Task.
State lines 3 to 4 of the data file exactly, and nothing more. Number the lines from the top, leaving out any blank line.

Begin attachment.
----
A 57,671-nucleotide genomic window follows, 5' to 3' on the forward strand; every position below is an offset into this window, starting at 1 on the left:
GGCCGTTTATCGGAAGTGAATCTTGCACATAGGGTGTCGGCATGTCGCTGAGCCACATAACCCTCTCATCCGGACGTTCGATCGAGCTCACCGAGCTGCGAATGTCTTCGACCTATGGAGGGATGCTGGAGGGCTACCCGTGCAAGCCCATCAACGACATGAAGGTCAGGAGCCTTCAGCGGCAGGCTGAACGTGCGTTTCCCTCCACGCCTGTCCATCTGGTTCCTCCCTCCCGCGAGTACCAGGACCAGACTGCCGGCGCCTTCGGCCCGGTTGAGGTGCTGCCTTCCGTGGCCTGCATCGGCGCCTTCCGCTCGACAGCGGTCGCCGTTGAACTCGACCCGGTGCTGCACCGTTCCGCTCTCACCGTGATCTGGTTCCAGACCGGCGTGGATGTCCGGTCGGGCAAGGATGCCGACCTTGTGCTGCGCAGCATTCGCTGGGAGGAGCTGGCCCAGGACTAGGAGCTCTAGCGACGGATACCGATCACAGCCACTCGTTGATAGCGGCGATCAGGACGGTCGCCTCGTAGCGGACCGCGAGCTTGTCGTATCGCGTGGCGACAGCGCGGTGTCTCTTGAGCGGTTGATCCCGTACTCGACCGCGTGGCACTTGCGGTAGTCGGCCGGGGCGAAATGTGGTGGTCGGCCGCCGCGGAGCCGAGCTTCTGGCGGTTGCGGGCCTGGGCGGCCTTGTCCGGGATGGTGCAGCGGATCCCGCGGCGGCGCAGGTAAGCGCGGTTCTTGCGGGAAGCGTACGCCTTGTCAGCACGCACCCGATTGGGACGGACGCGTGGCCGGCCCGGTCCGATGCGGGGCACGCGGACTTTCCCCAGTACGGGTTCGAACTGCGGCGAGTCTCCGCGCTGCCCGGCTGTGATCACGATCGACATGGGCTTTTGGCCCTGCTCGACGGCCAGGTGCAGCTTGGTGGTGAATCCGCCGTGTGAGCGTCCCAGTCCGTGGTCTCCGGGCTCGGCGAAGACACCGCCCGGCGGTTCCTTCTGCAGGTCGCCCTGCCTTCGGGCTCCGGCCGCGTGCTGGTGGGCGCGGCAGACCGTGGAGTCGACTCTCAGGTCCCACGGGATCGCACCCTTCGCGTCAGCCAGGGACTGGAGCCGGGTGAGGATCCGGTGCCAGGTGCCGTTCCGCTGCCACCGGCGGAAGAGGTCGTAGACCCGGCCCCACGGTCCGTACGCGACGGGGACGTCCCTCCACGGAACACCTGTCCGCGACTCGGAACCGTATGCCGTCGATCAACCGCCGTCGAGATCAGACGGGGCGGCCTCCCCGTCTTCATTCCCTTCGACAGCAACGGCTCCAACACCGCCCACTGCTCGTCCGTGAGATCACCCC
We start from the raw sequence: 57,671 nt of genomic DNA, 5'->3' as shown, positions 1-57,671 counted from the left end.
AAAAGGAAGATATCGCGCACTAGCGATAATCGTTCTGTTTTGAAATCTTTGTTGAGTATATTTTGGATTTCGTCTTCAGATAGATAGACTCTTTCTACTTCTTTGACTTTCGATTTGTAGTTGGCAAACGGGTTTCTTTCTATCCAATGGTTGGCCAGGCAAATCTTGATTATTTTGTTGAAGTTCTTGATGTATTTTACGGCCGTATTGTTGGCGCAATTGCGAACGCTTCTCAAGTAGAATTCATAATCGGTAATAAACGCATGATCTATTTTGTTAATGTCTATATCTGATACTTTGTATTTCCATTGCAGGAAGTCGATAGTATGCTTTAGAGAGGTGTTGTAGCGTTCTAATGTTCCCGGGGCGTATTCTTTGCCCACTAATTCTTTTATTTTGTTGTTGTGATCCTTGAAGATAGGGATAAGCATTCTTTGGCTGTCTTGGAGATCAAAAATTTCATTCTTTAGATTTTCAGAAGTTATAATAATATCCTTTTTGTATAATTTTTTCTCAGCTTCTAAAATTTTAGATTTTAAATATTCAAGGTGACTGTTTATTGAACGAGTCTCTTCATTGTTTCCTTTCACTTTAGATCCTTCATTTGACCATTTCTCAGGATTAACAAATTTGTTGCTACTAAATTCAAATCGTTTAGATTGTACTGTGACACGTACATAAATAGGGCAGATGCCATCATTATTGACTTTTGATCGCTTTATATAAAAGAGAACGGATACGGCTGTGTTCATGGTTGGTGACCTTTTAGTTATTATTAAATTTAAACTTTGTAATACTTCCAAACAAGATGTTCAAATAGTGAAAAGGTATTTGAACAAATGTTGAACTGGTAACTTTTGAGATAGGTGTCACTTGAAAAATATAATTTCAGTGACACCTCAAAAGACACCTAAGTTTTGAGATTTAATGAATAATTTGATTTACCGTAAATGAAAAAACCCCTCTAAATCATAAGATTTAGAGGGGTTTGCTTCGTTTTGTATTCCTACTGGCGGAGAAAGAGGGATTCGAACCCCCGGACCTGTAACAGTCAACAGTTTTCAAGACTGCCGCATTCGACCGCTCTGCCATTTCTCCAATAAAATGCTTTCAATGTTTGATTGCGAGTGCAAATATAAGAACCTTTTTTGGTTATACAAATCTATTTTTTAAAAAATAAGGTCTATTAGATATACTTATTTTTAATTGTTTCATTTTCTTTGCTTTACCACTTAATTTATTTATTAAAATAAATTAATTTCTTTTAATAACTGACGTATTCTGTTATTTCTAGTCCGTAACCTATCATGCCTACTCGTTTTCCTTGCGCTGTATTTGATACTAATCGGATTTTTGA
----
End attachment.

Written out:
We start from the raw sequence: 57,671 nt of genomic DNA, 5'->3' as shown, positions 1-57,671 counted from the left end.
AAAAGGAAGATATCGCGCACTAGCGATAATCGTTCTGTTTTGAAATCTTTGTTGAGTATATTTTGGATTTCGTCTTCAGATAGATAGACTCTTTCTACTTCTTTGACTTTCGATTTGTAGTTGGCAAACGGGTTTCTTTCTATCCAATGGTTGGCCAGGCAAATCTTGATTATTTTGTTGAAGTTCTTGATGTATTTTACGGCCGTATTGTTGGCGCAATTGCGAACGCTTCTCAAGTAGAATTCATAATCGGTAATAAACGCATGATCTATTTTGTTAATGTCTATATCTGATACTTTGTATTTCCATTGCAGGAAGTCGATAGTATGCTTTAGAGAGGTGTTGTAGCGTTCTAATGTTCCCGGGGCGTATTCTTTGCCCACTAATTCTTTTATTTTGTTGTTGTGATCCTTGAAGATAGGGATAAGCATTCTTTGGCTGTCTTGGAGATCAAAAATTTCATTCTTTAGATTTTCAGAAGTTATAATAATATCCTTTTTGTATAATTTTTTCTCAGCTTCTAAAATTTTAGATTTTAAATATTCAAGGTGACTGTTTATTGAACGAGTCTCTTCATTGTTTCCTTTCACTTTAGATCCTTCATTTGACCATTTCTCAGGATTAACAAATTTGTTGCTACTAAATTCAAATCGTTTAGATTGTACTGTGACACGTACATAAATAGGGCAGATGCCATCATTATTGACTTTTGATCGCTTTATATAAAAGAGAACGGATACGGCTGTGTTCATGGTTGGTGACCTTTTAGTTATTATTAAATTTAAACTTTGTAATACTTCCAAACAAGATGTTCAAATAGTGAAAAGGTATTTGAACAAATGTTGAACTGGTAACTTTTGAGATAGGTGTCACTTGAAAAATATAATTTCAGTGACACCTCAAAAGACACCTAAGTTTTGAGATTTAATGAATAATTTGATTTACCGTAAATGAAAAAACCCCTCTAAATCATAAGATTTAGAGGGGTTTGCTTCGTTTTGTATTCCTACTGGCGGAGAAAGAGGGATTCGAACCCCCGGACCTGTAACAGTCAACAGTTTTCAAGACTGCCGCATTCGACCGCTCTGCCATTTCTCCAATAAAATGCTTTCAATGTTTGATTGCGAGTGCAAATATAAGAACCTTTTTTGGTTATACAAATCTATTTTTTAAAAAATAAGGTCTATTAGATATACTTATTTTTAATTGTTTCATTTTCTTTGCTTTACCACTTAATTTATTTATTAAAATAAATTAATTTCTTTTAATAACTGACGTATTCTGTTATTTCTAGTCCGTAACCTATCATGCCTACTCGTTTTCCTTGCGCTGTATTTGATACTAATCGGATTTTTGA